Applicants often – and certainly sometimes wisely – pursue admission to law school through a part-time or evening program track. While not all law schools offer alternatives to full-time program, for many students, the part-time option offers a viable way to attend that dream school when either an LSAT score or GPA falls short of being competitive in the full-time pool. Typically, law schools do not officially present differing admission criteria between part-time and full-time applicants, however a quick survey of the numbers reveals a consistently more forgiving numeric range for part-time program applicants. On average, one can assume that the average GPA and LSAT at the full-time program are about 0.15 and 5 points higher, respectively, than the averages at the part-time program.

It is important to keep in mind that evening part-time programs are generally geared toward professionals already in the works force. Accordingly, admission officers often place greater emphasis on work experience and other subjective factors than on the LSAT and GPA. So while it is not necessarily always easier to gain admission to a school through a part-time program, for an applicant whose numbers don’t quite stack up and who has strong work experience or other soft factors, applying to the part-time program might make sense.

Other than the more lenient admission criteria, there are indeed some advantages to pursing a law degree part-time.

Debt Management: Completing a JD on the standard part-time cycle typically takes four years, as opposed to three years of full-time study. This protracted program with lighter course loads each semester, allows students to work and pursue their degree simultaneously. The financial considerations can be significant. Students considering attending law school part time sometimes cannot afford to quit their jobs to attend full time. Attending part time, perhaps even subsidized by an employer, is the only way for some students to fulfill their dream of a legal education. Additionally, a student may be able to take out fewer loans and offset the cost of a legal education while working.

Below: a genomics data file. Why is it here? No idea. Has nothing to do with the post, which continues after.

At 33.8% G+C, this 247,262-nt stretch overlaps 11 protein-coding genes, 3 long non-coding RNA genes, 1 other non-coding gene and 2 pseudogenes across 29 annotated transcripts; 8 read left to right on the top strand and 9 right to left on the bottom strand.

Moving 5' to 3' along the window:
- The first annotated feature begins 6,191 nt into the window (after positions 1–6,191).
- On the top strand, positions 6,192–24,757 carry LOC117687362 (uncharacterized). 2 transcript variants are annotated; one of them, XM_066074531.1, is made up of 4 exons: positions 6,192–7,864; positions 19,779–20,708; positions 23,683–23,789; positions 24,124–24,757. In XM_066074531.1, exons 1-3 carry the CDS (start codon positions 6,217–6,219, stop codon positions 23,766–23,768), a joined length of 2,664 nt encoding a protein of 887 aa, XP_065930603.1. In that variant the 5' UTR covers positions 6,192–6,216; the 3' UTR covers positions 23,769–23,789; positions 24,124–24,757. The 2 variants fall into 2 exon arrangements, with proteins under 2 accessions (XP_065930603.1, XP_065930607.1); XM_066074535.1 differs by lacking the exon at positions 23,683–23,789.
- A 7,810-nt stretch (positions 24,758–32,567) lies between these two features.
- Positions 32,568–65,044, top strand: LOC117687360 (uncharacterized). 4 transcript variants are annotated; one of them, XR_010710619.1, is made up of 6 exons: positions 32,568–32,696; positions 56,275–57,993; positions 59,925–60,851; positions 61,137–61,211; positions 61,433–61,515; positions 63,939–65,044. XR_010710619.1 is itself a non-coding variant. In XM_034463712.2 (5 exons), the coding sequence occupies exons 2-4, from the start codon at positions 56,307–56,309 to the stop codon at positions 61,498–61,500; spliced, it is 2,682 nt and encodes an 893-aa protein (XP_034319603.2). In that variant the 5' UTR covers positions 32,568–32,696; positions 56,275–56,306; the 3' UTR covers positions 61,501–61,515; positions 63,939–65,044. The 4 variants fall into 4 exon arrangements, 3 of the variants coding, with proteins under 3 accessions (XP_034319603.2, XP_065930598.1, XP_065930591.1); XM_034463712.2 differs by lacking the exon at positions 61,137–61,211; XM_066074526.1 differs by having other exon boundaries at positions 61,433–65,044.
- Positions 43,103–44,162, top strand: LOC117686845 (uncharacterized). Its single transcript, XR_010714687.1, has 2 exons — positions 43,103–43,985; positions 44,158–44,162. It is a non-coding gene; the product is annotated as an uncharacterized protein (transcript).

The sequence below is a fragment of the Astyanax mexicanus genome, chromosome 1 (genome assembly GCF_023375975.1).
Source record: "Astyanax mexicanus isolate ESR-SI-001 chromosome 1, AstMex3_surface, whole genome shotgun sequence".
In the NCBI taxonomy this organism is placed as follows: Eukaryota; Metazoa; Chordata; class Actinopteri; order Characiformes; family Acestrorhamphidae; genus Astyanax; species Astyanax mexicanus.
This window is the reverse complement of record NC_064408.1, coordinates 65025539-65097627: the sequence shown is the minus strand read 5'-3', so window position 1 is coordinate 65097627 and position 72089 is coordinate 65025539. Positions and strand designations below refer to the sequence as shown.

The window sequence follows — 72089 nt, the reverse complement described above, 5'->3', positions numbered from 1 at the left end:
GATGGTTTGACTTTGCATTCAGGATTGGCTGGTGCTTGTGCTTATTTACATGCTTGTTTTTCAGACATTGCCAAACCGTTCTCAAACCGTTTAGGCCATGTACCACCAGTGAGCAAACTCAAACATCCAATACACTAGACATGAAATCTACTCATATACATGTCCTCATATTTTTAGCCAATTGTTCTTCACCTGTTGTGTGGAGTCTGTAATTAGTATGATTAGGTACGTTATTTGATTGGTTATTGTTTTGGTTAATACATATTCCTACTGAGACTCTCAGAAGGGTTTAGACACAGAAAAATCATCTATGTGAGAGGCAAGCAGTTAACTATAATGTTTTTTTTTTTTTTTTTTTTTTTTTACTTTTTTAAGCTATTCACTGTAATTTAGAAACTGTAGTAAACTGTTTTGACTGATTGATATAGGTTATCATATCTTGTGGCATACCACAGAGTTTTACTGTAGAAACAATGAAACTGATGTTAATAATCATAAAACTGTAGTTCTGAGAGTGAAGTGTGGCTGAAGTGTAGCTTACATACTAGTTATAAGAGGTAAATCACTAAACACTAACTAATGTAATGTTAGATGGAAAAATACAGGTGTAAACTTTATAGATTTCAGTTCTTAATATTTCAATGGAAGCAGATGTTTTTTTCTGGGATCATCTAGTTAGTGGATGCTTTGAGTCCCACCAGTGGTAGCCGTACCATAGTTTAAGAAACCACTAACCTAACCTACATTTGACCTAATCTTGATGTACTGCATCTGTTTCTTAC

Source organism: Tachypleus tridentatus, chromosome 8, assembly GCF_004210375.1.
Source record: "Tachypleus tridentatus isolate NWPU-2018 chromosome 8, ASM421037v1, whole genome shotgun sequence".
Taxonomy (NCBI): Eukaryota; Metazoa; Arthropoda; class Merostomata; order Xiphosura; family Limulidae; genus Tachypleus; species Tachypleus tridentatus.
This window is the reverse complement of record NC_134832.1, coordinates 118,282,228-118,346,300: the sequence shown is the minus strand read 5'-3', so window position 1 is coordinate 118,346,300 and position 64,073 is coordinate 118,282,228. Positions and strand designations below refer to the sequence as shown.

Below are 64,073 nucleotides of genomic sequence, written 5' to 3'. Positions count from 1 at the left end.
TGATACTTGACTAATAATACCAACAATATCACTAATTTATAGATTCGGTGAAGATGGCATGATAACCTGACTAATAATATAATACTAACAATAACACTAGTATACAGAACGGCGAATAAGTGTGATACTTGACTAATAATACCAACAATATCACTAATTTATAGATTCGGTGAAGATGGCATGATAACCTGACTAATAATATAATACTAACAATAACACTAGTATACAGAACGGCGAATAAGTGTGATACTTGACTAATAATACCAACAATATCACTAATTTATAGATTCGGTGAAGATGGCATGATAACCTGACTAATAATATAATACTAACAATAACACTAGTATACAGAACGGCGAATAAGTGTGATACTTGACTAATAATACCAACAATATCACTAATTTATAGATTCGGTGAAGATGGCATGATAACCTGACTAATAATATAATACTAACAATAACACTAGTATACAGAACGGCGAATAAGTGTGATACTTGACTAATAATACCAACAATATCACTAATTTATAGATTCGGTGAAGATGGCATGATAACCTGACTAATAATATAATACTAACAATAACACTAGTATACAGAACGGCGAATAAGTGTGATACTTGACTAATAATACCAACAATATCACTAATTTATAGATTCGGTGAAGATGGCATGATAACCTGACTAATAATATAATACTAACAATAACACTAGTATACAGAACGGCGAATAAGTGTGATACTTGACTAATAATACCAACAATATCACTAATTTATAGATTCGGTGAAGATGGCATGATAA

“Flipping” Option: Another advantage to gaining admission to a school part-time might involve the ease of “flipping” to the full-time program after a successful first year. Do not expect all schools to openly promote this practice, however. While some schools grant students the transfer option automatically, many others flatly state outright that transferring to the full-time program is not an option. Even at these schools, however, the door might not be completely closed. It is entirely possible that schools simply are trying to deter applicants from getting in the “back door,” hoping to reserve the part-time/evening program for the applicants for whom it was designed – professionals already in the workforce, pursuing a JD for career advancement. Students who flip from the part-time to full-time program after the first year might still be able to complete their degree in three years with smart planning.

The option of admission through a part-time program is indeed alluring, however it is important to consider that completing a law degree through a part-time option has other implications. These considerations should be weighed carefully.

Employment: Graduating from a part-time program may have an impact on employability after law school. In many cases, employers may not be able to distinguish a part-time from a full-time candidate in the review process. In some cases, where employers are privy to a candidate’s part-time status, hiring partners may consider part time students as those who might not have been qualified to get in the full-time program. So for those students who attend school part-time and do not maintain outside employment, this bias (which some employers may not even realize is happening) might hold especially true. Additionally, while a handful of top-ranked schools offer part-time programs, the vast majority of part time programs are at less prestigious schools, with a corresponding impact on employment options. While placement rates may be comparable between the two programs, it is important to consider these statistics carefully. Bear in mind that students in part-time programs are frequently already employed, particularly in part-time evening programs, and thus possibly skew the statistics. All these factors can play a part in limiting your employment options in your post-law school life.

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